After the 9/11 attacks, Congress and the Bush administration pretended that unlimited federal spending was one of the best ways to thwart terrorist threats. In 2002, Congress created the Homeland Security Department (DHS), sweeping some of the most inept federal agencies, such as the Secret Service and the Federal Emergency Management Agency (FEMA), into the new mega-department. Congress also created numerous programs — some run directly by FEMA — to shovel out more than $30 billion in anti-terrorism funding to local and state governments.
You Get a Grant, and You Get a Grant, and You Get a Grant…
As Sen. Tom Coburn (R–Okla.) observed a few years ago, “FEMA’s lax guidelines and oversight made the agency a virtual rubber stamp for most anything that grant recipients creatively justified as related to homeland security — regardless of how loosely related.” Louisiana Homeland Security grant recipients spent $2,400 for a lapel microphone and $2,700 for a teleprompter. Fort Worth, Texas, spent $24,000 of a federal anti-terrorism grant on a latrine-on-wheels. Other Texas local governments spent Homeland Security grants on “a hog catcher for Liberty County, body bags, garbage bags, Ziploc bags and two 2011 Camaros at $31,000 apiece,” as a Senate report revealed.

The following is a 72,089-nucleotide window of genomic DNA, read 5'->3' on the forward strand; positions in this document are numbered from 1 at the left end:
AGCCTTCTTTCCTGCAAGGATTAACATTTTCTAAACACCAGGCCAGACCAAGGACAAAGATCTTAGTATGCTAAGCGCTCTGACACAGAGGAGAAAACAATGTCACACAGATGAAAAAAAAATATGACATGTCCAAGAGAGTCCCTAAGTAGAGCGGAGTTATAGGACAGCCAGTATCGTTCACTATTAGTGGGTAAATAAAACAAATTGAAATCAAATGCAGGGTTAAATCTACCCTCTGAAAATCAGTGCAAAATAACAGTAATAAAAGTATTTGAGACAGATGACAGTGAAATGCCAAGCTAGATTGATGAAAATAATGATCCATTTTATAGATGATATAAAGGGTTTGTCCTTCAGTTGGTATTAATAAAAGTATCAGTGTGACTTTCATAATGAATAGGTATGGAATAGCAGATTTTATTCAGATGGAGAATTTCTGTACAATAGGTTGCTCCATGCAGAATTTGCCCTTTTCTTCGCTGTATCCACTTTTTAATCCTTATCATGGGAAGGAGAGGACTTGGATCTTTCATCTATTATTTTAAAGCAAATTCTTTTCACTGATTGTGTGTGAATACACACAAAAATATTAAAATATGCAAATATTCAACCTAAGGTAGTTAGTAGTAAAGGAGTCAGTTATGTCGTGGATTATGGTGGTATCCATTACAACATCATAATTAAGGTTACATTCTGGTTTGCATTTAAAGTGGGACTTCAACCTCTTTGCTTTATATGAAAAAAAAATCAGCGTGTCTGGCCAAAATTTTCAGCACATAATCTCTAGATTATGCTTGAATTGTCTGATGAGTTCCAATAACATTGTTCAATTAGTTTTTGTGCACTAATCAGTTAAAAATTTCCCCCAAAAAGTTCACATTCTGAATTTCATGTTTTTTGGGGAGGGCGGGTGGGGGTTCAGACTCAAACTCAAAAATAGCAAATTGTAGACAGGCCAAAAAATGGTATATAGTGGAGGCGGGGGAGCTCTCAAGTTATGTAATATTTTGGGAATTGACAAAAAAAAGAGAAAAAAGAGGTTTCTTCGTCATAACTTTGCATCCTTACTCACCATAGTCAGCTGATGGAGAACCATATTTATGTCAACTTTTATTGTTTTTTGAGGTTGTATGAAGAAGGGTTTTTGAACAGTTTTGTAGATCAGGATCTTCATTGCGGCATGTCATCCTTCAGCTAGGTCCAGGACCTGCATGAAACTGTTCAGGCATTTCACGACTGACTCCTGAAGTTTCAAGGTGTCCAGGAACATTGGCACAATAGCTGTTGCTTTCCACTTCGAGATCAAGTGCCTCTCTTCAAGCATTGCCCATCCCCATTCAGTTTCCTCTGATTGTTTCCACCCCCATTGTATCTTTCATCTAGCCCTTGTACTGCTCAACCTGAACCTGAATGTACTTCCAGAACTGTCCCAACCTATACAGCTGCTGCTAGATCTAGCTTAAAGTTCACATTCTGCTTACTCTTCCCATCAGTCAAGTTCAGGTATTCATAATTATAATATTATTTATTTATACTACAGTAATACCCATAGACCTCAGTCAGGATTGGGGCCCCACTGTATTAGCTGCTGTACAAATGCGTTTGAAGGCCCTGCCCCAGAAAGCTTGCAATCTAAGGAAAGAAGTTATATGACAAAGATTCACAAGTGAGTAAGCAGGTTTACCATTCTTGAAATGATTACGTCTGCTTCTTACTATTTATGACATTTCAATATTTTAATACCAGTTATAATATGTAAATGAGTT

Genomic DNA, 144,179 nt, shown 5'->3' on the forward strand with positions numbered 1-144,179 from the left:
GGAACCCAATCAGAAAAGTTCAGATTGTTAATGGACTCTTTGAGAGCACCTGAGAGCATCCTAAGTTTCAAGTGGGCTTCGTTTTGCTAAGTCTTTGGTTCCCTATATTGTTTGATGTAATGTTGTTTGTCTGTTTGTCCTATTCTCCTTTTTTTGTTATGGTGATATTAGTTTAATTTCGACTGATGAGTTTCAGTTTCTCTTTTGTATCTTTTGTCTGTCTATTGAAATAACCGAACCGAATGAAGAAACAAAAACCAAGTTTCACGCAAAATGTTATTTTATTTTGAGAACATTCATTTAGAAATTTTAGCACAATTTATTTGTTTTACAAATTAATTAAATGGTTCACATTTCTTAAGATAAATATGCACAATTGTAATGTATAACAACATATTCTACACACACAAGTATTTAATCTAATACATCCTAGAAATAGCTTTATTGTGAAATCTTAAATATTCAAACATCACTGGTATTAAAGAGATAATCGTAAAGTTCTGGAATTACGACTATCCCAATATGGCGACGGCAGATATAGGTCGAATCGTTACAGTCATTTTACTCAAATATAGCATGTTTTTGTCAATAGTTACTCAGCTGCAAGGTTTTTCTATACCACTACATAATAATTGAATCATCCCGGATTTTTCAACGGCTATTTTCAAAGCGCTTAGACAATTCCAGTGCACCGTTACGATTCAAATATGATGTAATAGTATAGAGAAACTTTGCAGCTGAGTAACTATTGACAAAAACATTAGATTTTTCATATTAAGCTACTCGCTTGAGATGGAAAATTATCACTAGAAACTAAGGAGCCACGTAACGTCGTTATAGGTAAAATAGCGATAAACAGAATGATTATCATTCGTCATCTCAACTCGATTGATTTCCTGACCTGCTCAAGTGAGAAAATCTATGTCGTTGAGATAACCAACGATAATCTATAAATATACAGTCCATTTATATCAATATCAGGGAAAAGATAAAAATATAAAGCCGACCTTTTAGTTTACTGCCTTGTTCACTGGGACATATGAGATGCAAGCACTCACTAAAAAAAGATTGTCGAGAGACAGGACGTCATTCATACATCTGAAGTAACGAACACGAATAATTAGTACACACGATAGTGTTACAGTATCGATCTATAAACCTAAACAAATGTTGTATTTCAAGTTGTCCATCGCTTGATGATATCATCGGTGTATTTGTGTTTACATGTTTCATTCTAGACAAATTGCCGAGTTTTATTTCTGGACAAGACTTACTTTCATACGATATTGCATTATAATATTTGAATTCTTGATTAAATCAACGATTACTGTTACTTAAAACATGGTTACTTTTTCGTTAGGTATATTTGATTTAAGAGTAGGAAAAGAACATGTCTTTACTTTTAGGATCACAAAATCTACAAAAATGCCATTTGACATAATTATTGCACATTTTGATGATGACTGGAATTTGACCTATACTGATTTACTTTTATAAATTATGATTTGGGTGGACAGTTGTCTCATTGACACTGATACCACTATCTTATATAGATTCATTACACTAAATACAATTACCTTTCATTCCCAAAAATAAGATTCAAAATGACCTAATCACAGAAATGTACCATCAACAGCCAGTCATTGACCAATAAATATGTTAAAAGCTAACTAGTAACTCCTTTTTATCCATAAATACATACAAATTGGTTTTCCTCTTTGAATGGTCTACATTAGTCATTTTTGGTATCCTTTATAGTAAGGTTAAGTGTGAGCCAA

DHS approved a Michigan police department’s spending $6,200 of its grant on 13 sno-cone machines. The Senate report noted that local officials “defended the sno-cone purchases saying the machines were needed to treat heat-related emergencies.” DHS also asserted that the machines were “dual purpose” because they “could be used to fill ice packs in an emergency.”
The Jacksonville Urban Area Security Initiative used a DHS grant to produce an 8-minute film entitled “Domestic Terrorism: The First Line of Defense.” The film urged viewers to report any suspicious activity and to be especially wary of people who are “alone or nervous” or people “of average or above average intelligence” (unlike the people who made the film). People were also told to be on the lookout for residents who displayed “increased frequency of prayer